Richard Beamish, an engineer, tells of the time when he was employed by Isambard Kingdom Brunel and his father, Marc, to work on the Thames Tunnel.
It was 1825 and no one had ever dug a tunnel under a river before.
Beamish wanted to know how this would be achieved and Brunel explained the theory behind the 'Shield', a device that his father, Marc, had invented.
The Shield was a huge metal disc with doors in it, which enabled the workmen to stand on it, open the doors and dig out sections of soil to create the tunnel, while the shield kept the rest of the earth in place.
However, the River Thames contained a lot of sewage and many workmen working underground collapsed from breathing in the fumes and there was a further problem with water constantly entering and flooding the tunnel. On one occasion Isambard Kingdom Brunel himself was caught up in such a flood. He was badly hurt, but he survived; others were not so fortunate.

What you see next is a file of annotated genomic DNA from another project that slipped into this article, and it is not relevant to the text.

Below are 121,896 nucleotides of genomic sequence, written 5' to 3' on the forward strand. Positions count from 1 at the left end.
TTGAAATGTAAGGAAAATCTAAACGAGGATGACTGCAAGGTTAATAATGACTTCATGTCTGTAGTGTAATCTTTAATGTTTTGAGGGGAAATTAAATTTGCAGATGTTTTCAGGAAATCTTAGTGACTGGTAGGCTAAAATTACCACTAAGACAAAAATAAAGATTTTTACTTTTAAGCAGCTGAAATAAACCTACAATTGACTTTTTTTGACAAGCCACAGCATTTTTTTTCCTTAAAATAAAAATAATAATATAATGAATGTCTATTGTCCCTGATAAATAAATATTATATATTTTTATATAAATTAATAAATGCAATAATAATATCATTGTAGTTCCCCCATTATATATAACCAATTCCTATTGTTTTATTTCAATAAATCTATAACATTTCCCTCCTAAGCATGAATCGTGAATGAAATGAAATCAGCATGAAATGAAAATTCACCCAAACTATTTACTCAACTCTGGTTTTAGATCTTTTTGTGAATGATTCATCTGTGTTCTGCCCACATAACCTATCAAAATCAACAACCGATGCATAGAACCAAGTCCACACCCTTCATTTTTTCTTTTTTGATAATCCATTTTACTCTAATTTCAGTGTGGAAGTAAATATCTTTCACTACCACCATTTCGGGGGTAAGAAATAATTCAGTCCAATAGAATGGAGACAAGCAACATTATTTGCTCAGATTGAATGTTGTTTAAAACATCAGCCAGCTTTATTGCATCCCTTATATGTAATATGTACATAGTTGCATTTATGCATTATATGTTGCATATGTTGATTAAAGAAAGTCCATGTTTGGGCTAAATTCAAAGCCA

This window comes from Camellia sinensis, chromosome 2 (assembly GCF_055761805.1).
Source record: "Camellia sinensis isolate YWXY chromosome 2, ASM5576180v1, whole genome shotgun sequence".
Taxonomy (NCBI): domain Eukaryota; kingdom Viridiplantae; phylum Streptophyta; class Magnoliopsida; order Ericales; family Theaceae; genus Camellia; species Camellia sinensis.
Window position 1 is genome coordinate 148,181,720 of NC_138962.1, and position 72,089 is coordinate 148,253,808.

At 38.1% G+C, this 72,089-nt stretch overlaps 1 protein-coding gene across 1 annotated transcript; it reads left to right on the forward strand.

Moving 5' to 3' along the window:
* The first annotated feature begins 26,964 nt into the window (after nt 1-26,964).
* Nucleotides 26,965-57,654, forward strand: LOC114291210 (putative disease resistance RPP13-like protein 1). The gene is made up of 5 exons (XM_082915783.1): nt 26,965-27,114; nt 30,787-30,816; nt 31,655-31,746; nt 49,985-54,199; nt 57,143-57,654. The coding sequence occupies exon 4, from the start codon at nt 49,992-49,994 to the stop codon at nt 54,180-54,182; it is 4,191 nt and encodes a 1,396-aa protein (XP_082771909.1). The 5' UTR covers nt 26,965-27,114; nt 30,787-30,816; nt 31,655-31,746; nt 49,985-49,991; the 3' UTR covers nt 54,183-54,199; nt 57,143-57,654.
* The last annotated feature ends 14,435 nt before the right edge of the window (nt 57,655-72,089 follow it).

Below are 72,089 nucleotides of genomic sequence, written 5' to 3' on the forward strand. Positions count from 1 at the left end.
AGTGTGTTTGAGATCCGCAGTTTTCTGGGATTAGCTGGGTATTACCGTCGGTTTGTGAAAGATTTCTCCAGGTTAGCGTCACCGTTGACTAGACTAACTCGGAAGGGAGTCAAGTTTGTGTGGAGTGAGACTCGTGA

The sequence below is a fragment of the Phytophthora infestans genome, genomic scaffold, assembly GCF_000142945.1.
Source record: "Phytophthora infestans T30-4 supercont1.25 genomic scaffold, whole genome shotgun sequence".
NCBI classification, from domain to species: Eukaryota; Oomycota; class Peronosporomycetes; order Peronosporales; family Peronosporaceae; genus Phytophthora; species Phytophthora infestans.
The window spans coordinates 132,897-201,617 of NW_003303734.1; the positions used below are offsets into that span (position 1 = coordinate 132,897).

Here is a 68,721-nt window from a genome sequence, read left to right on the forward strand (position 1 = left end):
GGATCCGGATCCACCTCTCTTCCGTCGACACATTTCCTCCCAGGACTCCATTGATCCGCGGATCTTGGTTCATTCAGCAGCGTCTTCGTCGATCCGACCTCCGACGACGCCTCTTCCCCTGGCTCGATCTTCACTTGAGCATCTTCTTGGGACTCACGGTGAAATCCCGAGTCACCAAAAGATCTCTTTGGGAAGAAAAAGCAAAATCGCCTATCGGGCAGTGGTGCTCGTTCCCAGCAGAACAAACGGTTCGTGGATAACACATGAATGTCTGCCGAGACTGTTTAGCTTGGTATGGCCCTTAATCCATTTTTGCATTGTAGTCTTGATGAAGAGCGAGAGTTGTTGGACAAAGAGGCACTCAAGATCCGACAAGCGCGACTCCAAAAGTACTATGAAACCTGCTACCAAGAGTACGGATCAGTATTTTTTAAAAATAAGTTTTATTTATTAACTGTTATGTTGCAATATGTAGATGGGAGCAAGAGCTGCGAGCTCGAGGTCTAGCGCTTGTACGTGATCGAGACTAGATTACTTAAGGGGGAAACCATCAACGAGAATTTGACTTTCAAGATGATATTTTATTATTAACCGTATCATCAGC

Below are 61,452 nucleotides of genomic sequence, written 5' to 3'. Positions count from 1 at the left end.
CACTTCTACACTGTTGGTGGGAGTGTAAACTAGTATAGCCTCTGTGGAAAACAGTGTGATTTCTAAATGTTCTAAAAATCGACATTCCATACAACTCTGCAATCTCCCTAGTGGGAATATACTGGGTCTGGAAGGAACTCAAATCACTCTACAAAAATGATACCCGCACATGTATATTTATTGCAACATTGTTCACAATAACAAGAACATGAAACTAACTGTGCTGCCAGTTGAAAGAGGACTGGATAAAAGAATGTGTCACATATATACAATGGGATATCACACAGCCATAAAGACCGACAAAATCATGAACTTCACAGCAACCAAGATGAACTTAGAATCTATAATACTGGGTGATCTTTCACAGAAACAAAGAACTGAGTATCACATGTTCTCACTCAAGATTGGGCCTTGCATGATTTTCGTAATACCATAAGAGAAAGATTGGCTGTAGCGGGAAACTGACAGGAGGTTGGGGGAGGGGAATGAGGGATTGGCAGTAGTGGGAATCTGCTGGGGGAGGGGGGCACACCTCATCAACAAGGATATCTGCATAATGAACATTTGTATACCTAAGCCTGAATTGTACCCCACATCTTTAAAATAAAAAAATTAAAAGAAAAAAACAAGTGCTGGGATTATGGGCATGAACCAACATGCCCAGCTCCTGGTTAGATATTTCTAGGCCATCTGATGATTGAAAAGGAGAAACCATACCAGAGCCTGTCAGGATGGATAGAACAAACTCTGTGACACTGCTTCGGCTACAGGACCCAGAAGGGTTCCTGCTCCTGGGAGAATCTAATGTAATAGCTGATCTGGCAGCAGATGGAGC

It was seven years before work resumed on the tunnel and it was finally finished. And, although Isambard Kingdom Brunel never returned to work on the tunnel after he had recovered, he went on to other challenges and even greater achievements...
A collection of programmes to download as mp3 files at any time. 2013-2014 now added.
Spring 2014 podcasts available from 14/01/2014. Never miss a programme!
Commemorate the outbreak of WW1 by staging our specially-written play 'Archie Dobson's War'.
Our new abridgement of Michael Morpurgo's moving WW1 story 'Private Peaceful' begins 17/01/2014.
We welcome your feedback, suggestions and pupils' work.
Notes to support the programmes are simple to print or download as pdf.
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